The giant yellow school bus near Toys “R” Us in Norton Shores is there for a reason—to remind shoppers to pick up some extra items during their back-to-school shopping. Located on the corner of Harvey Street and Sternberg Road, Toys “R” Us is partnering with the Muskegon Area Intermediate School District to collect school supplies for over 600 homeless students throughout Muskegon County. The collection ends September 11.
“There are a variety of reasons why students are homeless in our county,” said MAISD Superintendent John Severson. “Certainly these families are experiencing poverty. This causes children to be displaced with their entire families, without housing due to eviction, or even ‘couch surfing’ from home to home with friends or family. These children span a wide age range—from newborn to teen, and they need our help,” he added.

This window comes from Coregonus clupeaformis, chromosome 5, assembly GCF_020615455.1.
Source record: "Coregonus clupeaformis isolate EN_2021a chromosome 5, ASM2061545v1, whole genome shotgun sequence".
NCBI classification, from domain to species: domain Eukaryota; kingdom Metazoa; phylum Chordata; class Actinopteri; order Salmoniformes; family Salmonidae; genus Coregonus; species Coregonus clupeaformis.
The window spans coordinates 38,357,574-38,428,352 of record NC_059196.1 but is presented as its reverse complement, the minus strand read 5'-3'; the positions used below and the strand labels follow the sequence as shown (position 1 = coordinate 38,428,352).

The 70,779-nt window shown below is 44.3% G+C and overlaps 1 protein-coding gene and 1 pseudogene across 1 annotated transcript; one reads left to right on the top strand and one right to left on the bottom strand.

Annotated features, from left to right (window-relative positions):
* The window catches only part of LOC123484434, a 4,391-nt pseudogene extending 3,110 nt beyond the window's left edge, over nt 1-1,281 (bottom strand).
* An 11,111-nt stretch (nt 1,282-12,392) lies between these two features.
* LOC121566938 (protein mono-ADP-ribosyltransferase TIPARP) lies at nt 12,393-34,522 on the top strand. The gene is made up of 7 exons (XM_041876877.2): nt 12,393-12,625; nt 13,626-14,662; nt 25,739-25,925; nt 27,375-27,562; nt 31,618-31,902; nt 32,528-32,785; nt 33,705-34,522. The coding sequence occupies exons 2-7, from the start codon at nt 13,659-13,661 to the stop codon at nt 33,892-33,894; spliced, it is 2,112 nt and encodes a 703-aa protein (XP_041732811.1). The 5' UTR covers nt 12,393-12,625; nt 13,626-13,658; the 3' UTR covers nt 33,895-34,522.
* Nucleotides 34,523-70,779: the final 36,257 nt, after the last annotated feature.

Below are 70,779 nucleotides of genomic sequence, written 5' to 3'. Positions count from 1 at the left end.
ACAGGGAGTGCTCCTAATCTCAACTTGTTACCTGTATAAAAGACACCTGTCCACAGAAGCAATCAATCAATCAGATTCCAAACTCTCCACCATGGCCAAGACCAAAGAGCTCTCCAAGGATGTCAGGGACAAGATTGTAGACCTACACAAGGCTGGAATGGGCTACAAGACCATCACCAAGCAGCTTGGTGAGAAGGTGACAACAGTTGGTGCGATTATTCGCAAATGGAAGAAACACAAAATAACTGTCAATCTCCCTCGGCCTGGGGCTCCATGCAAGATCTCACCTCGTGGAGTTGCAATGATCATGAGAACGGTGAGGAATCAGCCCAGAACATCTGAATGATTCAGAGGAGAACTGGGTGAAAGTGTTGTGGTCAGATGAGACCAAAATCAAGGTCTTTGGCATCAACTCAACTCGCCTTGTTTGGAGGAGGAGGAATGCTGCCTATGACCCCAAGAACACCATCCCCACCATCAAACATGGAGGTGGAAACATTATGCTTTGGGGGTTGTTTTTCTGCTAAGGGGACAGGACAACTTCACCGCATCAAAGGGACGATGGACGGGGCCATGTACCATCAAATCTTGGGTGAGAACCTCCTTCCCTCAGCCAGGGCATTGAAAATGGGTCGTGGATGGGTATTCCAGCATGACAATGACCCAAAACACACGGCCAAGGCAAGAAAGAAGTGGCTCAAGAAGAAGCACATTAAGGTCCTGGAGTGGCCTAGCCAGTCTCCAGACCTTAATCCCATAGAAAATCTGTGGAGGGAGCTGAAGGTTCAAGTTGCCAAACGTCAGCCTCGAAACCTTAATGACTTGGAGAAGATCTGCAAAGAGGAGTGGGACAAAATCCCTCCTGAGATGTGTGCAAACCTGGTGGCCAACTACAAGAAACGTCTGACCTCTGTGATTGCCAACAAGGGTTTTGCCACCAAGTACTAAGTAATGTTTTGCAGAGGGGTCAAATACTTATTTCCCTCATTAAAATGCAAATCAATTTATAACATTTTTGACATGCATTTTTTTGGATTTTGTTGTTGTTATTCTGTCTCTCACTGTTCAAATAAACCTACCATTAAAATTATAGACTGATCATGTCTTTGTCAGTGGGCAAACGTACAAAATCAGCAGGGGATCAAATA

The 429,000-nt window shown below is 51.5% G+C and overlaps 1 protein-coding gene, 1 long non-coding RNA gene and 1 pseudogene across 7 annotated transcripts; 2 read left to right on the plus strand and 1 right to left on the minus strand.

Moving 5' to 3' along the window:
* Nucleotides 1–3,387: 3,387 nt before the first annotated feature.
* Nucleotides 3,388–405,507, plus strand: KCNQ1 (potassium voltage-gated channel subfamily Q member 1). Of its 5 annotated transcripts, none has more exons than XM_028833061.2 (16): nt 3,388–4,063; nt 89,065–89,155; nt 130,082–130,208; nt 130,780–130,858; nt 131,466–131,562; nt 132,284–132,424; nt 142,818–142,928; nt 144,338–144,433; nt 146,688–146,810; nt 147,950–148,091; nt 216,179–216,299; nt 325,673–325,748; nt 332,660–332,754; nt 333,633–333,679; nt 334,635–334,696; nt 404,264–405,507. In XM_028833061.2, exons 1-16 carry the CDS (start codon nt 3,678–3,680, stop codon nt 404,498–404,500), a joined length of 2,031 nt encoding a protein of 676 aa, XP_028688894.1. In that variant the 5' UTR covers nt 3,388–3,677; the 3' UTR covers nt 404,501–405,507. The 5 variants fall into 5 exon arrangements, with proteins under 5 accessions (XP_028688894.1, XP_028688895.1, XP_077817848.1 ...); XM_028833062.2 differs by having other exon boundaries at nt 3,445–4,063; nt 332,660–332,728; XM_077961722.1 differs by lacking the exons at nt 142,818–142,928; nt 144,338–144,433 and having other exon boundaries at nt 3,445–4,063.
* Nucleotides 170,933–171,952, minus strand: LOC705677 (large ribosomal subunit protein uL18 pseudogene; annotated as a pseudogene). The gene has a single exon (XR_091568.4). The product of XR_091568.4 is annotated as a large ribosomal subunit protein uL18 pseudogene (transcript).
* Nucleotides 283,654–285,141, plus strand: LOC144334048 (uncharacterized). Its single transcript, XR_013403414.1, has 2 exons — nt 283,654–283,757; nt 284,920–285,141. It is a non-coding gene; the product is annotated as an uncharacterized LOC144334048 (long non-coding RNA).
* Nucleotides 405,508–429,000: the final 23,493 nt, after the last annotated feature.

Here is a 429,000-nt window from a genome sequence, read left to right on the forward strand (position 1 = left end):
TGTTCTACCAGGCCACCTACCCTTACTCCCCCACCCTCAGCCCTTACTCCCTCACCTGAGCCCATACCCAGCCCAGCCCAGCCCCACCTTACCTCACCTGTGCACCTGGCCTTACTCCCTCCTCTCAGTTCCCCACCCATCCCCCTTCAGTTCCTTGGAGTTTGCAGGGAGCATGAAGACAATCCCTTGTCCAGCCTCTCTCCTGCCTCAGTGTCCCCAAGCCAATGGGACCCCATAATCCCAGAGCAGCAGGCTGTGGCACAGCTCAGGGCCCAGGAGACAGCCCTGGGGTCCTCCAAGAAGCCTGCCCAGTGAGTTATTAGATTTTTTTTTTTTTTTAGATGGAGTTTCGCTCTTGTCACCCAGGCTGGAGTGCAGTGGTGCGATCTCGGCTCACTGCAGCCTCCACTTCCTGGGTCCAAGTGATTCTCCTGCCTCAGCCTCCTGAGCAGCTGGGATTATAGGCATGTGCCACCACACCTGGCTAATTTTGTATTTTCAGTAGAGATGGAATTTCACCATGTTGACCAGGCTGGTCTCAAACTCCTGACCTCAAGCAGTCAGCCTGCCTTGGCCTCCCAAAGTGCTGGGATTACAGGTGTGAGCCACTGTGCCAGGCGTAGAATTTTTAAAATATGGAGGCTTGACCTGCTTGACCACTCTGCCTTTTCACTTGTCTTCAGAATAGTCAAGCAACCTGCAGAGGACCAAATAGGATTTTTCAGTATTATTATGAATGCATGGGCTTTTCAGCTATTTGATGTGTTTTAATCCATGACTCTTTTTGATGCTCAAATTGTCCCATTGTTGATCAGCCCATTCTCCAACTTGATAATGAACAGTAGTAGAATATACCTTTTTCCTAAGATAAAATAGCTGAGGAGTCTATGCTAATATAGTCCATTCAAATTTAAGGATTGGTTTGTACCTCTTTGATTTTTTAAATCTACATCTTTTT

According to J. Alex Lazo, Youth Advocacy Coordinator for Muskegon Public Schools, an unstable living environment can impede a child’s education. “School supplies, toys, gifts, and hygiene items are donated every year through our countywide consortium and are distributed to schools across the county for our youth who are experiencing homelessness. These resources help youth whose families are transitioning into stable housing to maintain positive health behaviors and practice self-care. This helps students to continue to do well academically,” said Lazo.
Lazo said one of the most critical needs is a sturdy backpack. The backpack provides a sense of ownership and pride by these students. Other items needed include hygiene items like deodorant, toothbrushes, feminine hygiene products, soap and shampoo. Highlighters, pens, pencils, crayons, glue, scissors, markers, folders, binders, notebooks, loose leaf paper and other more traditional school supplies are needed as well. Gloves, hats, and boots are also in high demand during the winter months.
“I can’t thank our community enough for giving to the Stuff the Bus campaign. These donations will allow students to continue to focus on learning, and give schools the tools needed to provide quality instruction for years to come,” said Lazo.